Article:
There may well be positive tests for the NBA or MLS in Orlando, as the virus seeps in via hotel staff or undisciplined players. I would bet on high-profile players having to sit out games, and maybe even a team with a shortage of players. But I don’t think we’ll see the kind of high-frequency spread that would put the entire league at risk of shutting down, because they’ll react quickly to cut off the spread when it starts.
When can fans return to stadiums and arenas?
Allowing fans to attend these games, though, is a bridge too far in my opinion. That was a question I frequently received after my article looking at the lack of spread at protests: If protests were relatively safe, aren’t outdoor sports like college football good to go as well? After all, both are outdoor crowded events with lots of shouting, right? It’s a good point.
I think there are some important differences, though. First, the typical attendance at a college football game is much higher than the protests — Tribune reporters estimate that several thousand people gathered in one place for some of the biggest protests. Rice-Eccles Stadium seats about 45,000, while Lavell Edwards Stadium holds 63,000. Football game attendees are also an older demographic than those who protested, putting those who do get infected at higher risk. Protesters move and march around, while sports fans stay in place for hours on end. The stadium itself can provide some degree of wind protection, preventing the virus from dispersing, and games usually occur at night when sunlight can’t help.
The most notable example of coronavirus spread at a large outdoor sporting event is the Champions’ League soccer match in Milan between Atalanta and Valencia. About 40,000 people from Bergamo traveled to Milan to watch the match, and weeks later, hospitals were overrun. Traveling Valencia fans and players became sick as well.
“It was crowded in the stadium and then afterwards in the bars,” Giorgio Gori, the mayor of Bergamo, said then. “For sure, that night there was a strong escalation of contagion between people.” The head of pulmonology described the night as a “biological bomb.”
What about smaller sports? One bit of research done after the University of Vermont basketball game on March 10 paints a picture. Out of 3,200 fans, 20 people later tested positive, while 34 reported symptoms but couldn’t get a test in the early days of the pandemic. There seems to be a correlation between where people sat and their likelihood of getting the virus.
Three of the 20 positive attendees later died.
How would the return of sports impact a community’s viral spread?
As always, coronavirus research is limited, but there is research that shows sports can contribute to flu deaths. A study released this week conducted by researchers at West Virginia University showed that when a major professional sports team moves to a new city, that city then sees a rise in flu deaths.
The biggest rise came with a new NHL team, which resulted in a rise of 24% in flu deaths in the cities studied over the next year — or about 20 deaths per year. Next biggest was the NFL, which saw a 17% increase in deaths — 13 deaths per year. NBA and MLB teams meant increases of about 5%, or three deaths per year.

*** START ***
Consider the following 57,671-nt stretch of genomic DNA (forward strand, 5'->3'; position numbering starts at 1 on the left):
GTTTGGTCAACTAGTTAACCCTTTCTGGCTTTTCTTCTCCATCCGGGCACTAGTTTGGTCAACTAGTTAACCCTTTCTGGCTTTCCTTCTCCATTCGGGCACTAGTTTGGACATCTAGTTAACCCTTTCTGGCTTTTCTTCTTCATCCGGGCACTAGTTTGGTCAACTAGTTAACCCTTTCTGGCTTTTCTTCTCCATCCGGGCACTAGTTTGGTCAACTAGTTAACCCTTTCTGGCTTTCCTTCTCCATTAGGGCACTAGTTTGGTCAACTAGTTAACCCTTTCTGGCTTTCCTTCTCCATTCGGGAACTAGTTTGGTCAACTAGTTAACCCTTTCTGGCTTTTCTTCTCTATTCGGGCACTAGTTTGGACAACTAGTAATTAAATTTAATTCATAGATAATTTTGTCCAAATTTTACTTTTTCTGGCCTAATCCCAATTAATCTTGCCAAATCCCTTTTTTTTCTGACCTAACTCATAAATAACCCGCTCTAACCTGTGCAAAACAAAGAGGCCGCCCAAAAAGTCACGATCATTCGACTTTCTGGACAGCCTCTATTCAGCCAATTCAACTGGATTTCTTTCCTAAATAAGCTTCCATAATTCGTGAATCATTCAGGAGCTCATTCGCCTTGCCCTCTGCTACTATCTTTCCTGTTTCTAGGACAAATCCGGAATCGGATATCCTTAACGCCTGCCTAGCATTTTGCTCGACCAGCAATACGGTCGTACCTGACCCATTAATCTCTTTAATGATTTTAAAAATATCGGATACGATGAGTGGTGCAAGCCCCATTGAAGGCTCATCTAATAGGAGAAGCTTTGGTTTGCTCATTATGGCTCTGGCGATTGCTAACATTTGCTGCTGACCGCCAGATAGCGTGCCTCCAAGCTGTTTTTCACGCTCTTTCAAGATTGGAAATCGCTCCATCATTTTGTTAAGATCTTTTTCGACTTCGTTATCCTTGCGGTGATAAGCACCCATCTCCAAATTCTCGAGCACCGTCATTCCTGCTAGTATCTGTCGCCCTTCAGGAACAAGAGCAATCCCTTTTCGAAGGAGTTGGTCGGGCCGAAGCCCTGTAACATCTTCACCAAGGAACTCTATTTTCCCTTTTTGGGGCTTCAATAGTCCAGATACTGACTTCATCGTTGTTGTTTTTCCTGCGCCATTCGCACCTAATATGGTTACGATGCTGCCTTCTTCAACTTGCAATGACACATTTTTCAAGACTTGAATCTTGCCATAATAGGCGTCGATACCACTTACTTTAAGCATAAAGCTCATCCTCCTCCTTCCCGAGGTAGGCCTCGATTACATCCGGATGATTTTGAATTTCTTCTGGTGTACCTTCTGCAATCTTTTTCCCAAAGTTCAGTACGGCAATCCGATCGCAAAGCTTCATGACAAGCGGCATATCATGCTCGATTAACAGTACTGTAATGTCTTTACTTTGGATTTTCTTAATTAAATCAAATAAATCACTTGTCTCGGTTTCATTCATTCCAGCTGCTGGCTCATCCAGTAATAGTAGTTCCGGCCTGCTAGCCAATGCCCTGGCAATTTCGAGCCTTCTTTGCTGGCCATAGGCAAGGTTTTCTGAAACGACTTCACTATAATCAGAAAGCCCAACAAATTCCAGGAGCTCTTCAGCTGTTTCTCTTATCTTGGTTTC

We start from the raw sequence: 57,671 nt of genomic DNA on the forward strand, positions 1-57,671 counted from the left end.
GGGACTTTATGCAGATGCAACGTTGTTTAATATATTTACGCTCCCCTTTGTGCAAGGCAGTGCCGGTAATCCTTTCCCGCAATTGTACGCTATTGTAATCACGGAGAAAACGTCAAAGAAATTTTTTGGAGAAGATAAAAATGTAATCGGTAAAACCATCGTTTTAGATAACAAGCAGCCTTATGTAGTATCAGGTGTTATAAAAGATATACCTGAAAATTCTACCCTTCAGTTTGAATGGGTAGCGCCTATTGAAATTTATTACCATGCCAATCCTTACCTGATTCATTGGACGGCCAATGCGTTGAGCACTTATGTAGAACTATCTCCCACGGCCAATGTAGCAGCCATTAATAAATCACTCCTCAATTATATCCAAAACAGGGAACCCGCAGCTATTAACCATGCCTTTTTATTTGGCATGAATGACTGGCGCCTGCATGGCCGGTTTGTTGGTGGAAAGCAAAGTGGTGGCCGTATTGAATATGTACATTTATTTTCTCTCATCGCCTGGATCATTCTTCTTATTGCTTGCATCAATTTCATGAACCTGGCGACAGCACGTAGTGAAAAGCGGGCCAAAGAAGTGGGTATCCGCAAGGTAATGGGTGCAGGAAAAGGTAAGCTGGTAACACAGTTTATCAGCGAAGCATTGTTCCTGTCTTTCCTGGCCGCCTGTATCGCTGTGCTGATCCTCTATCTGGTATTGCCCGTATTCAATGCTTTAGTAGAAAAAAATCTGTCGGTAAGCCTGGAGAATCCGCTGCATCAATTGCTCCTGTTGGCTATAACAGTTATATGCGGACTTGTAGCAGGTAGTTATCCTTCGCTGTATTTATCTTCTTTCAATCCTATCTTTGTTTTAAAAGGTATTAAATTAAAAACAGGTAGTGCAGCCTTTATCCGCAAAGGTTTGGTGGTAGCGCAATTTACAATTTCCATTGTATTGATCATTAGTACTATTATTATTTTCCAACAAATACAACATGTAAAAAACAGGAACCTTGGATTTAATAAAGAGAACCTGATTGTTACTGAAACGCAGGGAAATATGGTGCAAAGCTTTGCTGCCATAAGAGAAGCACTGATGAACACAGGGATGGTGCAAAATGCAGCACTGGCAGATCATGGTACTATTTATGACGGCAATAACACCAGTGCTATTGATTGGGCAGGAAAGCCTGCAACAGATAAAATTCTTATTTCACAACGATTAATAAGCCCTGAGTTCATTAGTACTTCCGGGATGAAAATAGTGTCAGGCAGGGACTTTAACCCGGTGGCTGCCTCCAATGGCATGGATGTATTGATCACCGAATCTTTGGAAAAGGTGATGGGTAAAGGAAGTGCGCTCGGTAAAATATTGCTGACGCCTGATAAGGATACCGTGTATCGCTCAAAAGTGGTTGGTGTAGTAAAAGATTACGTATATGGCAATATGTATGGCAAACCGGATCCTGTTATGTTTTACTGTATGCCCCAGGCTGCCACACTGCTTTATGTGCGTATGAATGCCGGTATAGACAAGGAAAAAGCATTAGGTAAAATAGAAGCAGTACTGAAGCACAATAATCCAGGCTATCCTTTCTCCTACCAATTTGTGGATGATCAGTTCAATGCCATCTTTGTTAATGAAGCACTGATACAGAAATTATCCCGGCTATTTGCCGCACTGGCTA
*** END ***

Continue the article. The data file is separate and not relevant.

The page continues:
It’s a little strange that the difference between NHL and NBA is so stark, given the overlap in seasons and arenas. Researchers hypothesize the difference is because the NBA expansion and relocation studied happened earlier than the NHL’s. Weirdly, they did find a 25% reduction in flu deaths in NBA cities during the 2011 lockout, and no difference during the NHL’s 2004 lockout.
We should note that some of that spread isn’t just due to in-arena fans, but those who gather at home or in public, too. In a study cleverly titled “Success Is Something To Sneeze At,” researchers found that when an NFL team goes to the Super Bowl, their cities have experienced an 18% increase in flu deaths that year. Of course, the effect grows when the Super Bowl correlates with the peak of the flu season, and when the season is worse: The research team estimated that there were 146 extra flu deaths in 2014, when Seattle and Denver played in the game.
Coronavirus is spreading much more rapidly and is more dangerous than the flu, so you can understand the worry here: If sports lead to an increase in flu deaths, it could mean a much bigger increase in coronavirus deaths. Fans can cheer for their teams, but should do so safely, either in their own homes or with social distancing and masks in groupings.
Look, I believe the leagues that are opening over the next month without fans are doing so safely and responsibly — though I wish that we lived in a society that gave equal medical care to all of its members, not saving tests for the richest athletes. But at this point, putting butts in seats is a bad idea, and probably will be until we reach herd immunity, either through natural viral spread or with a vaccine.
Andy Larsen is a Tribune sports reporter who covers the Utah Jazz. During this crisis, he has been assigned to dig into the numbers surrounding the coronavirus. You can reach Andy at firstname.lastname@example.org or on Twitter at @andyblarsen.